An estimated four million people took part in the largest ever worldwide mobilisation for action on the climate crisis last Friday. The Irish organisers of the global climate strike said tens of thousands attended campaign events in more than 50 Irish cities and towns. These included large demonstrations in Dublin and Cork.
Fórsa supported the organisers of the Irish protests, which were spearheaded by the students behind recent school strikes for climate action. Friday’s demonstrations were part of an international campaign of strikes and actions planned to coincide with an emergency United Nations climate summit, which is taking place in New York this week.
The union encouraged its members to support the protests, and worked with the organisers to promote the events and win media attention for them.
Meanwhile, Irish trade unions joined with environmental groups to call on the Government to establish a National Just Transition Taskforce to oversee and manage Ireland’s move to a low carbon economy.
The Just Transition Alliance (JTA), a group comprised of the Irish Congress of Trade Unions, Fórsa, Friends of the Earth, Siptu, and the Stop Climate Chaos Coalition, says the taskforce is needed to help secure the livelihoods of workers, and the future of their communities, in the shift to a low-carbon economy.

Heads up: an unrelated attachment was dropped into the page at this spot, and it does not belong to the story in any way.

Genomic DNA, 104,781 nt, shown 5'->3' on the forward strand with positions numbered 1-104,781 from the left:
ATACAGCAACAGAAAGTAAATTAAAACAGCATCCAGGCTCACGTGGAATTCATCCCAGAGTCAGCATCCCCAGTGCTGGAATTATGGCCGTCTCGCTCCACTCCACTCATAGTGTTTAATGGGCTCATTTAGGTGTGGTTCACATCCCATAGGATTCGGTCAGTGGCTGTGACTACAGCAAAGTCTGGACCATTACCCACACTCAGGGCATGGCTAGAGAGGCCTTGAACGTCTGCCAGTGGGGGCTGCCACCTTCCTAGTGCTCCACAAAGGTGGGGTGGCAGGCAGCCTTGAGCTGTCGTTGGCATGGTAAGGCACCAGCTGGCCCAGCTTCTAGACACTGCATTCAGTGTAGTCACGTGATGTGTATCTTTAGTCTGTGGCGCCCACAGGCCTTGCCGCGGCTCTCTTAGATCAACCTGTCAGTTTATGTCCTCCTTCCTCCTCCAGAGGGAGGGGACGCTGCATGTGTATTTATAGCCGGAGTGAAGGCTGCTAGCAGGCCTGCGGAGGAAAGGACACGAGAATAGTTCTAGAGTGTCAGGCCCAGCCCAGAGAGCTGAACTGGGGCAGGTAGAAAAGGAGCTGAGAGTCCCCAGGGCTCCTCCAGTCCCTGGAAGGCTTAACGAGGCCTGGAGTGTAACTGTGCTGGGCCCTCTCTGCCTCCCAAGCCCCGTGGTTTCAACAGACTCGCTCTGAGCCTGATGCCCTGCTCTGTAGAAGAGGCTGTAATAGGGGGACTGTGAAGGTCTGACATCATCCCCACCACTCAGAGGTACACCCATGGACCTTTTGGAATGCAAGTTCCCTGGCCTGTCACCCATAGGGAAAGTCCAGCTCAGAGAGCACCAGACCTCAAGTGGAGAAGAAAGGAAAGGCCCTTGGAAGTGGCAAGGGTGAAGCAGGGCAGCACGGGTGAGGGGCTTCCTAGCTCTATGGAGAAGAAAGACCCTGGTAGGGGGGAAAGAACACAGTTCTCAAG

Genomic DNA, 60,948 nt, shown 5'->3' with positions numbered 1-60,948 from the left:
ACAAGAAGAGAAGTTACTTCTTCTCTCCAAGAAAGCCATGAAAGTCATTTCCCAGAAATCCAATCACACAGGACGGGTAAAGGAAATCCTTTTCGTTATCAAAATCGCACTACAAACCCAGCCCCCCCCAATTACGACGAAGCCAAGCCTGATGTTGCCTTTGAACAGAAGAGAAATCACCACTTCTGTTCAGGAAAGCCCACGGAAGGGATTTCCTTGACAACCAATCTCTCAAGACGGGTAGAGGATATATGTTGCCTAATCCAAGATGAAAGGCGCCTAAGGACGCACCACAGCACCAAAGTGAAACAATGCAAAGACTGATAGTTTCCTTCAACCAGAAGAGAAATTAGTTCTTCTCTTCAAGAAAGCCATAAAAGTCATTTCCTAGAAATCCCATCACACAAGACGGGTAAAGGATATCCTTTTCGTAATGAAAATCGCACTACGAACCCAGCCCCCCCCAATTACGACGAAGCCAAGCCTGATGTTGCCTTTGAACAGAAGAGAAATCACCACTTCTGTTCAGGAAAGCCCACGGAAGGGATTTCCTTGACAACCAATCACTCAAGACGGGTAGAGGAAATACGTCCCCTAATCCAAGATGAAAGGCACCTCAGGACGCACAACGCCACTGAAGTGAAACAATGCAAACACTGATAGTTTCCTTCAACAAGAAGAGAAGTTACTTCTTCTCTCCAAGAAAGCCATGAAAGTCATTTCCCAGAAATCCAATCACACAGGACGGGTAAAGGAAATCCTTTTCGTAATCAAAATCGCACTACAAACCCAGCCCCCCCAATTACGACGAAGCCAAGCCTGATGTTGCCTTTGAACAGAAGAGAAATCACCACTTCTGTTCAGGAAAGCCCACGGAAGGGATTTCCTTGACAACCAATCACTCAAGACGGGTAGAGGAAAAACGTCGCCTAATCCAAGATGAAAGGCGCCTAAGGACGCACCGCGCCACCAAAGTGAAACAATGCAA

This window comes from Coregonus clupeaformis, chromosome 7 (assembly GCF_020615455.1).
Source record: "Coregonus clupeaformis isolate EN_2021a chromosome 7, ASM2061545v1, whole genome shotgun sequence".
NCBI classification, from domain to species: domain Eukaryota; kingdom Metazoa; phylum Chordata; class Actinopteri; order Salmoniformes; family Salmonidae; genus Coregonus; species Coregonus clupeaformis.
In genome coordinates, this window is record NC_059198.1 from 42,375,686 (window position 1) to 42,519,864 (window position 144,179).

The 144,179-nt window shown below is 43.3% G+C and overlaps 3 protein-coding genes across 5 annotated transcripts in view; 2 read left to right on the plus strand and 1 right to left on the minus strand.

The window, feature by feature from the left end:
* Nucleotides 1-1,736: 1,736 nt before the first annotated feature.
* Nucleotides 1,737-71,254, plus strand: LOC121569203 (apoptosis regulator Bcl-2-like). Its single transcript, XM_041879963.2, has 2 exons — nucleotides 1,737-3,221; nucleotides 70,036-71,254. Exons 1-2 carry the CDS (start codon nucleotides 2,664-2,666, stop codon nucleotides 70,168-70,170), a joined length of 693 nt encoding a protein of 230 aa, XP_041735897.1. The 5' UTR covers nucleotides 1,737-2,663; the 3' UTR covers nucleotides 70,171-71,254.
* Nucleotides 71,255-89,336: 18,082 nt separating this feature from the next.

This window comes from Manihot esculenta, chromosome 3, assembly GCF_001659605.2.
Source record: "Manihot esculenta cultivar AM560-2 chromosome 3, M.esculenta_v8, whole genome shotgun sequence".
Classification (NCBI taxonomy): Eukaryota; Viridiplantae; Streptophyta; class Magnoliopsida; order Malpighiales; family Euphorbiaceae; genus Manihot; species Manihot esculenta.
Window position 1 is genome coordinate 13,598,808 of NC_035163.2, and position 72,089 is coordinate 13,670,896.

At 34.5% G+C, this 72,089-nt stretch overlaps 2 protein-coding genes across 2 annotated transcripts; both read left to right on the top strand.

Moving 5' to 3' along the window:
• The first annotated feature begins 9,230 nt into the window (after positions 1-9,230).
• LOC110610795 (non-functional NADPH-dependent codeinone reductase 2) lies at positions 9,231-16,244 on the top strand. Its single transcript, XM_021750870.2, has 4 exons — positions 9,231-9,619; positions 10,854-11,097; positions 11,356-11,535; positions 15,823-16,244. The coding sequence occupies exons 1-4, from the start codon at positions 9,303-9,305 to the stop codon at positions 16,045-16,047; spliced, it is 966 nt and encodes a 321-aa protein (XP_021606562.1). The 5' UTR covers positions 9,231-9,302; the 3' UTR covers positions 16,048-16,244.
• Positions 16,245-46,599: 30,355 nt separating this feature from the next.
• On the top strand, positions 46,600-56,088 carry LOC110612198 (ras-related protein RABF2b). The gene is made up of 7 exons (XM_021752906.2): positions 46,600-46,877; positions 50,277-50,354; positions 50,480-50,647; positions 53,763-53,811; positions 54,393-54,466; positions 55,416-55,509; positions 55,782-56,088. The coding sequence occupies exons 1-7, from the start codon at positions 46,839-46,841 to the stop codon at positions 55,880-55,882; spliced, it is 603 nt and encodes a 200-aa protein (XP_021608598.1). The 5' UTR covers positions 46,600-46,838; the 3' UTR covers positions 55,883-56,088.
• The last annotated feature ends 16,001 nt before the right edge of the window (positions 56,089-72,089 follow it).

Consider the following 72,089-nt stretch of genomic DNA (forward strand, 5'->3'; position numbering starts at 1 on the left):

Last Friday’s global climate strike followed a series of school strikes, staged on Fridays in Ireland and across the planet, which were initially inspired by 15-year-old Swedish student Greta Thurnberg’s solo strike in August 2018.
The Irish actions were led by a network of climate activists including Fridays for Future Ireland, Schools Climate Action Network and SchoolStrikes4 Climate Ireland. The global call for adults to join the day of action was supported by over 50 organisations in Ireland including, grassroots groups, development organisations, environmental organisations and faith-based groups, as well as trade unions.
Patricia King, general secretary of the Irish Congress of Trade Unions (ICTU), said unions were proud to support the students who have pushed climate action to the top of the political agenda here and abroad.
“Young people are demanding that their governments recognise the urgency and severity of the climate crisis and take appropriate action. Congress and its affiliated unions salute them for the leadership they have shown on this issue, and we stand with them to send an unequivocal message that climate action is needed now. We will continue to work for a just and lasting global transition to environmental sustainability, built on social dialogue,” she said.